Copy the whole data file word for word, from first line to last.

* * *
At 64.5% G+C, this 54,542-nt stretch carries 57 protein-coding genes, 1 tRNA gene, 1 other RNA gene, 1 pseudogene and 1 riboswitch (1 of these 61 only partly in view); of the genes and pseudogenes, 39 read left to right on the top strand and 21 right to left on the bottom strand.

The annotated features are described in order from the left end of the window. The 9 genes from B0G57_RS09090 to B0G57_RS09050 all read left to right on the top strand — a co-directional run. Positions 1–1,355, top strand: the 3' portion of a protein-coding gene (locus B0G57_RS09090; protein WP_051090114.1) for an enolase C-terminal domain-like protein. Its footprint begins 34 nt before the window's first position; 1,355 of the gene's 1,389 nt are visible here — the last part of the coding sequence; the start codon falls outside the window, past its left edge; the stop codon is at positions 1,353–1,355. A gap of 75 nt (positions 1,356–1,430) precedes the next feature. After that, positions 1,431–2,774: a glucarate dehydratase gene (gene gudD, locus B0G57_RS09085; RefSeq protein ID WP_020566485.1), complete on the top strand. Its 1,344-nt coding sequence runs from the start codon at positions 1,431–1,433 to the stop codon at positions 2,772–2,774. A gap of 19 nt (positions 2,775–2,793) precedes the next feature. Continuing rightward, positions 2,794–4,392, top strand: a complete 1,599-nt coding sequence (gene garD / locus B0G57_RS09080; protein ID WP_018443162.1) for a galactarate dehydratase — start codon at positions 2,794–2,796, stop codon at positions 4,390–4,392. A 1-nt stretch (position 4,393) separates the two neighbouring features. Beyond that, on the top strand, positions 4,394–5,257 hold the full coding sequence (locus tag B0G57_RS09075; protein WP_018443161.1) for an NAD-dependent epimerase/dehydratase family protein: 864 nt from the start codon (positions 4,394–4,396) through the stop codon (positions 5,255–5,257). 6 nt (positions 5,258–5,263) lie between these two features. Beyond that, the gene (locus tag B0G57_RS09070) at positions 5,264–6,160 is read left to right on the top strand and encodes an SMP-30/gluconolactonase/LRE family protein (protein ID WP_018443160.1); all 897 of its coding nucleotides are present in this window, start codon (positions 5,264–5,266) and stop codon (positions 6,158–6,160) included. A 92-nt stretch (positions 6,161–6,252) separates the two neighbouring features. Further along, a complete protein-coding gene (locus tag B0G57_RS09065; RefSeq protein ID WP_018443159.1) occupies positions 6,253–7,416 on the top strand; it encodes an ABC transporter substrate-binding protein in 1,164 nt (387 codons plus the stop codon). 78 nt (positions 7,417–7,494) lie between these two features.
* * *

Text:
At 64.5% G+C, this 54,542-nt stretch carries 57 protein-coding genes, 1 tRNA gene, 1 other RNA gene, 1 pseudogene and 1 riboswitch (1 of these 61 only partly in view); of the genes and pseudogenes, 39 read left to right on the top strand and 21 right to left on the bottom strand.

The annotated features are described in order from the left end of the window. The 9 genes from B0G57_RS09090 to B0G57_RS09050 all read left to right on the top strand — a co-directional run. Positions 1–1,355, top strand: the 3' portion of a protein-coding gene (locus B0G57_RS09090; protein WP_051090114.1) for an enolase C-terminal domain-like protein. Its footprint begins 34 nt before the window's first position; 1,355 of the gene's 1,389 nt are visible here — the last part of the coding sequence; the start codon falls outside the window, past its left edge; the stop codon is at positions 1,353–1,355. A gap of 75 nt (positions 1,356–1,430) precedes the next feature. After that, positions 1,431–2,774: a glucarate dehydratase gene (gene gudD, locus B0G57_RS09085; RefSeq protein ID WP_020566485.1), complete on the top strand. Its 1,344-nt coding sequence runs from the start codon at positions 1,431–1,433 to the stop codon at positions 2,772–2,774. A gap of 19 nt (positions 2,775–2,793) precedes the next feature. Continuing rightward, positions 2,794–4,392, top strand: a complete 1,599-nt coding sequence (gene garD / locus B0G57_RS09080; protein ID WP_018443162.1) for a galactarate dehydratase — start codon at positions 2,794–2,796, stop codon at positions 4,390–4,392. A 1-nt stretch (position 4,393) separates the two neighbouring features. Beyond that, on the top strand, positions 4,394–5,257 hold the full coding sequence (locus tag B0G57_RS09075; protein WP_018443161.1) for an NAD-dependent epimerase/dehydratase family protein: 864 nt from the start codon (positions 4,394–4,396) through the stop codon (positions 5,255–5,257). 6 nt (positions 5,258–5,263) lie between these two features. Beyond that, the gene (locus tag B0G57_RS09070) at positions 5,264–6,160 is read left to right on the top strand and encodes an SMP-30/gluconolactonase/LRE family protein (protein ID WP_018443160.1); all 897 of its coding nucleotides are present in this window, start codon (positions 5,264–5,266) and stop codon (positions 6,158–6,160) included. A 92-nt stretch (positions 6,161–6,252) separates the two neighbouring features. Further along, a complete protein-coding gene (locus tag B0G57_RS09065; RefSeq protein ID WP_018443159.1) occupies positions 6,253–7,416 on the top strand; it encodes an ABC transporter substrate-binding protein in 1,164 nt (387 codons plus the stop codon). 78 nt (positions 7,417–7,494) lie between these two features.